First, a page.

The first step was to downsample the MNIST images. Each image is a tiny 28x28 pixel image to start with, but the CM1K stores data in each neuron as a length 256 vector storing byte values. Therefore, using a single byte to represent the color value of each pixel, I had to squeeze each image into 16x16 pixels so that I could fit one image into each vector. This was easy enough: I used python-mnist as a lazy way to get the training data, and then used Pillow and Numpy to resample the images. Along with downsampling to 16x16, my code also flattened each image into a single length 256 vector that could be fed to the CM1K.

Since a single CM1K can only fit 1,024 vectors, I wrote the code to choose a random 1,024 images from the training set to actually use. Given that the full training set uses a total of 60,000 images, I was worried that this would introduce a huge limitation in the performance of the chip.

The training procedure simply involved writing each of these images into the CM1K. I used the chip’s save-and-restore mode, which is supposed to speed up the process a bit by allowing you to write a vector directly into each neuron’s memory, without them adjusting their activation functions (which are relevant when the chip is running in RBF mode, but not KNN).

The test procedure then ran a configurable number of test images against the CM1K. I began by simply taking the closest neighbor (k=1), but got terrible results this way (unfortunately, I was doing Bad Science™ and didn’t record these results). However… after quickly implementing majority voting between the closest neighbors (so I could have arbitrary k≥1), my luck changed! Without further ado —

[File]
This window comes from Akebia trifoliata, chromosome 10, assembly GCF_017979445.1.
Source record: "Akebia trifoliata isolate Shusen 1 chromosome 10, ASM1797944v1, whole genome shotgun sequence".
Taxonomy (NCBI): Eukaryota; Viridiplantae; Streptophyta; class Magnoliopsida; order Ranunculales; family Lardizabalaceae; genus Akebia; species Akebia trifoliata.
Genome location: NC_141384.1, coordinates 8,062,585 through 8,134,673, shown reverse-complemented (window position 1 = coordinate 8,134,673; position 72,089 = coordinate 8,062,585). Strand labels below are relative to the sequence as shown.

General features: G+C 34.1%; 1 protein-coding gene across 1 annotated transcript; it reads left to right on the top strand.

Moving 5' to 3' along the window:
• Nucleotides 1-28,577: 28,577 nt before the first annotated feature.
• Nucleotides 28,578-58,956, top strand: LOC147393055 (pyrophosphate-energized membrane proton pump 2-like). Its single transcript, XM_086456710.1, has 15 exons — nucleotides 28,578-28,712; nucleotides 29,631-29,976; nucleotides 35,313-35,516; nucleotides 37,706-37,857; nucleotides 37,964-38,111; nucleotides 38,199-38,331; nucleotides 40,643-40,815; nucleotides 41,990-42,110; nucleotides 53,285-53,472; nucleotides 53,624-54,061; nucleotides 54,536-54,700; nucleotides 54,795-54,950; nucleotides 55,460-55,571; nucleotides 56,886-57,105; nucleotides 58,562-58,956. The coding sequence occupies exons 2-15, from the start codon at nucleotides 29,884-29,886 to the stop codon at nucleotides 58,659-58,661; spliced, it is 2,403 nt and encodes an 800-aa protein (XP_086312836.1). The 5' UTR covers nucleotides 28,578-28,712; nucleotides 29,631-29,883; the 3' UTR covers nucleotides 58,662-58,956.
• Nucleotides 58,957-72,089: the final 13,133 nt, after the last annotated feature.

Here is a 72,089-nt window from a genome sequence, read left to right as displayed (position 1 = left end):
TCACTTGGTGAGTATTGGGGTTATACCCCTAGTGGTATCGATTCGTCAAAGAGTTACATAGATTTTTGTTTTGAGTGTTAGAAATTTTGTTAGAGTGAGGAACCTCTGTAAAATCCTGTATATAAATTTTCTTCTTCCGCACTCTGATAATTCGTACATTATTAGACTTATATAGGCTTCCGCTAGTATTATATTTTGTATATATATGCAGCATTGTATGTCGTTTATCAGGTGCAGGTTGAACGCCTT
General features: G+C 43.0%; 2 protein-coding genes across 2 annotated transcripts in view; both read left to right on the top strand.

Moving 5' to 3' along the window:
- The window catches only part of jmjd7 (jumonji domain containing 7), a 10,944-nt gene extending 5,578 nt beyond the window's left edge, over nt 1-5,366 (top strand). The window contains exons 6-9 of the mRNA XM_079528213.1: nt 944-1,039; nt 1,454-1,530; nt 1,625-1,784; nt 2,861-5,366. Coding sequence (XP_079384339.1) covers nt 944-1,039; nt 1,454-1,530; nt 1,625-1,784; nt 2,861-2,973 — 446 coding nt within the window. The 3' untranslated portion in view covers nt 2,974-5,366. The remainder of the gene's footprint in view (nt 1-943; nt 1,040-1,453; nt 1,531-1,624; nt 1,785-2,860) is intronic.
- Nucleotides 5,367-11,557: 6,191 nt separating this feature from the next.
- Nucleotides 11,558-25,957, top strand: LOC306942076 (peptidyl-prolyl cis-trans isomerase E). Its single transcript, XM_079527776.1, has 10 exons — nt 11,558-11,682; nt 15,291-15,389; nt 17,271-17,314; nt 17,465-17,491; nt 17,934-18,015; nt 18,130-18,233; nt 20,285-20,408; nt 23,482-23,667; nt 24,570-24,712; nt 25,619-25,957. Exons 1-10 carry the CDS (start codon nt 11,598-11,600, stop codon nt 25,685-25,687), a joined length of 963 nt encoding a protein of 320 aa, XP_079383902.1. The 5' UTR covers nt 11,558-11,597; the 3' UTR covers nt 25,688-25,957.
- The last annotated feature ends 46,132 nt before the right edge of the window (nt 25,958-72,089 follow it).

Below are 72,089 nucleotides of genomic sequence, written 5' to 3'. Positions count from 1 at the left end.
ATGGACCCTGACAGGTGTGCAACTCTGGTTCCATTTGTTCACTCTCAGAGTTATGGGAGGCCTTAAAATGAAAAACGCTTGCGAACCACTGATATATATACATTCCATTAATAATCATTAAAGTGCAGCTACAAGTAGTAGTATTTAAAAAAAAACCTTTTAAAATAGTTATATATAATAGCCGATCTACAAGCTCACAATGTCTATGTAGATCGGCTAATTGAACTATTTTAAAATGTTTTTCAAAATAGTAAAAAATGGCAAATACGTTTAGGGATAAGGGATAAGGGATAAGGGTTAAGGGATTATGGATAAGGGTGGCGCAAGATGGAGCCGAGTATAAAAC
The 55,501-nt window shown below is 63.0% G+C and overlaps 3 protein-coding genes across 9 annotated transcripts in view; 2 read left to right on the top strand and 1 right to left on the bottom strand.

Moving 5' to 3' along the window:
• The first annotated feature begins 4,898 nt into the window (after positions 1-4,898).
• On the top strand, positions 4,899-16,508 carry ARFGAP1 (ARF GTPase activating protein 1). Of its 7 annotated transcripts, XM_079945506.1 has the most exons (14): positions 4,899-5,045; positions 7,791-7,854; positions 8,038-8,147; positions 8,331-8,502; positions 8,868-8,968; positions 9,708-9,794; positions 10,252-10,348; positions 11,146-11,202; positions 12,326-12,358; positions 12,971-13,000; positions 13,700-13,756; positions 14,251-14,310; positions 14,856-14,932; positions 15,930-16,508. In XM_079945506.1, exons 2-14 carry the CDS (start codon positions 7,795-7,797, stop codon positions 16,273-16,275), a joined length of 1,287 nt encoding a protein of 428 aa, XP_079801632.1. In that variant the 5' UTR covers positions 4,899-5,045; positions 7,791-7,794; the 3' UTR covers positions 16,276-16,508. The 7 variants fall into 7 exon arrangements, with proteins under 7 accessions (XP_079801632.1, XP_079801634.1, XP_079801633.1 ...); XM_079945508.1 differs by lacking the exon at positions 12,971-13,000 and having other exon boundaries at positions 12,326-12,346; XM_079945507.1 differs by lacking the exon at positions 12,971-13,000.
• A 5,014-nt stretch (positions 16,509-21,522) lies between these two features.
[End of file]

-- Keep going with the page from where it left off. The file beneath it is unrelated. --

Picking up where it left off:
— it turns out I could get pretty good results after all! My best overall (not pictured here) was an accuracy of 89% testing on 100 samples with k=5.

Results! Sexy progress bar courtesy of tqdm.

This level of accuracy made me pretty happy. Not quite state-of-the-art according to Yann Le-Cun’s website, but a solid B+ (A- if you round up). However, what was somewhat frustrating for me was how slow the script was, especially considering that one of the big promises of using this neural net hardware was that it would be relatively fast. However, it trained and tested at less than 5 samples/second, which I found a bit disappointing.

I was able to remedy this a little bit by changing the I2C clock speed on the Pi to 400kbps, the theoretical limit of the CM1K. This gave me slightly better results, bumping speeds up to around 7 samples/second across the board.